[Update: this criticism has had the useful (if still unacknowledged) effect of correcting a widely published error in the preliminary presentation of the CSWA survey. The 57% percent figure that is cited in this post has now been corrected in the AAS presentation slides. The correct value is 32%.]
In "What All The Harassment Stories In Astronomy Really Mean", Ethan Siegel points to a CWSA study in which "57% [of respondents] reported being personally, verbally harassed (and 9% physically harassed) because of their gender." Slides from a presentation of the results at this year's AAS conference can be downloaded at the Southwest Research Institute's website.
With the slides on hand, Siegel's statement provides an excellent insight into the way the problem of sexual harassment is being constructed. I would have said "exaggerated" but that is both needlessly polemical and, ironically, a sort of understatement. We seem to be witnessing the construction of another science writing factoid here.
On physical "harassment" (please see my previous post to understand the scare quotes), Siegel seems to be referring to slide 9 in the presentation. [Update: astonishingly, the slides havebeen changed without any official corrigendum. Some slides have been changed, others have been removed. This one now appears as slide 6. I've written about this issue here. I hesitate to call it fraud, but it does amount to altering a dated document.]
Here we learn that 27/426 report being "rarely" physically harassed [based on gender], and 8/426 report that it happens "sometimes". The number for "often" is not given, but 9% of 426 is 38.34. If we subtract 35 (27 + 8) from that we get 3.34. Since it has to be a whole number it must be 3 or 4. Which means that less than one percent of respondents report being physically harassed often at work.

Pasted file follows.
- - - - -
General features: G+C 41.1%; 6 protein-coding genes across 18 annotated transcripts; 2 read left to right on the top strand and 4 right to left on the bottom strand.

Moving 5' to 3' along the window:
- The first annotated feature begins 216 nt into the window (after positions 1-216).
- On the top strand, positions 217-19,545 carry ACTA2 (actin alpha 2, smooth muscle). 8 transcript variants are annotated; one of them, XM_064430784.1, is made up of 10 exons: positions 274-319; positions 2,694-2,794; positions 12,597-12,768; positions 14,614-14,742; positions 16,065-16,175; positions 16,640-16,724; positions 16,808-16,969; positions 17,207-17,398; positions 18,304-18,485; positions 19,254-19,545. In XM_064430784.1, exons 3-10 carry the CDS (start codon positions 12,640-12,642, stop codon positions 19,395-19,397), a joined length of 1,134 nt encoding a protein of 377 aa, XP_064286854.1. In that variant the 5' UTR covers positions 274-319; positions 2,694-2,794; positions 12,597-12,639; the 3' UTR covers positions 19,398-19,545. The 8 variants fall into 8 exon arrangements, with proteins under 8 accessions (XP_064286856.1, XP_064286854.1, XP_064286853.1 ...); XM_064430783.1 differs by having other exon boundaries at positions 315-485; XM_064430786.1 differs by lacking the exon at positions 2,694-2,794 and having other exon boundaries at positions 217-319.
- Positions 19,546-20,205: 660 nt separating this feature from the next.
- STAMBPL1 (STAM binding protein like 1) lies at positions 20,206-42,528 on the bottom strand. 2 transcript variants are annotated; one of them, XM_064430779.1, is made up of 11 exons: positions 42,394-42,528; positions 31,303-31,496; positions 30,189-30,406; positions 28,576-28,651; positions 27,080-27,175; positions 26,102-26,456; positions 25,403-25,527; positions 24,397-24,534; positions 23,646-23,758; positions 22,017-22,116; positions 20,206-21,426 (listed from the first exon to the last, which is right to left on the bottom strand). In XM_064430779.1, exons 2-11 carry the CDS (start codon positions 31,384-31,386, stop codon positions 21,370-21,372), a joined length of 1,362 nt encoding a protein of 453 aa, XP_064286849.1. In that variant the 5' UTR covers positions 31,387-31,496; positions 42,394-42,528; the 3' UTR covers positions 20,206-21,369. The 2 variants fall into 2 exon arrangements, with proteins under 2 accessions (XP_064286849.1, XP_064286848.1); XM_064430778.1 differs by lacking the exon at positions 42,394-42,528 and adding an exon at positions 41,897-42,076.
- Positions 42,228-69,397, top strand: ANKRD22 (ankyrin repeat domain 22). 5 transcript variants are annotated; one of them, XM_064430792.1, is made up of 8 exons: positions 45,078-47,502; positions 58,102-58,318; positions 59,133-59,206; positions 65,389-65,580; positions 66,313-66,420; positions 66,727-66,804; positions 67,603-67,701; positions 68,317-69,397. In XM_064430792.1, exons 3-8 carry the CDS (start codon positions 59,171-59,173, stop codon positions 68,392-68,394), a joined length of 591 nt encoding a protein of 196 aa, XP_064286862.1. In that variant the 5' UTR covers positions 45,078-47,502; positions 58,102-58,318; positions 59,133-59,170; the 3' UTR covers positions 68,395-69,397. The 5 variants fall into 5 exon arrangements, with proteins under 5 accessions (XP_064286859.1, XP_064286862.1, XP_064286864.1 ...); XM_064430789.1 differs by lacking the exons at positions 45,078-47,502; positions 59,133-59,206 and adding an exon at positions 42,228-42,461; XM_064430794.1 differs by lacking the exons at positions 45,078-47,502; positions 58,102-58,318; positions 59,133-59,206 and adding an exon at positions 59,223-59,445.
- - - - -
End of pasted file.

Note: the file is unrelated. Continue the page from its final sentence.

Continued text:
I would have reported this as good news. Keep in mind that we don't even know exactly what "physical harassment" involves here, but presumably sneaking up on a woman and snapping her bra would count. If the study is taken to be representative* then we can conclude that even that sort of thing hardly ever happens in astronomy.
The same goes for verbal "harassment", which is covered on slide 8. (The 57% factoid was also interesting enough for Miriam Kramer to tweet it.)
Here it's 81/426 (19%) that say it happens "rarely" and 48/426 (11%) that say it happens "sometimes". And here, again, we have to work out for ourselves how many respondents experience it "often". But now it gets a bit puzzling (HT @ticobas****). To get 57% we're missing 27% or 115 respondents. But that section of the bar doesn't suggest that the "often" group is bigger than the other two. So it's either an error in the graph or a typo in the total percentage. If it's an error in the graph, it would be the only result in which more people experienced something "often" than experienced the same thing "rarely", so I'm going to discount that possibility and suppose that the graph is right and the percentage is wrong.**
We can work out the true number of people who experienced verbal "harassment" often, by comparing the length of each section of the bar. The "often" section is about 1/14 of the whole bar. This means that the 129 responses that are already graphed account for 13/14 of the total, meaning that the length of the "often" section represents about 10 respondents. That's about 2.3%. So this result is probably closer to
3233%*** having been "verbally harassed" at all, and in fact over 97% percent experiencing it never, rarely or only sometimes.
If you want to take the "sometimes" more seriously than I do, that's okay. But then you should report that 87% of respondents report experiencing verbal harassment rarely or not at all. Certainly, it is misleading (and probably outright false) to simply say that "57% [of respondents] reported being personally, verbally harassed," which, again, is what Ethan Siegel would have us believe.
*I have my doubts about how representative the study is of the population of astronomers. I suspect there is some self-selection bias in the sample, which makes even 1% a high estimate of the real situation. In Miriam Kramer's piece at Mashable about the study, Christina Richey confirms that the sample was self-selected and, as Kramer puts it, "the scope of the data collected is limited," but nonetheless insists that "it is still representative of a problem in the field." I'm not entirely sure what she means by that. I have emailed Richey for information about the methodology of the study and will of course blog about it when I hear from her.
**I should be upfront here and say that quite a bit hinges on this assumption. After all, it would have been a sufficiently shocking result if wholly 27% of respondents did in fact often experience verbal harassment. Siegel could have reported that number with equal rhetorical effect.
***A rounding error. Thanks, @ticobas, for catching it.
****The original post credited @shubclimate with noticing this. But it was @ticobas who was the first to see it.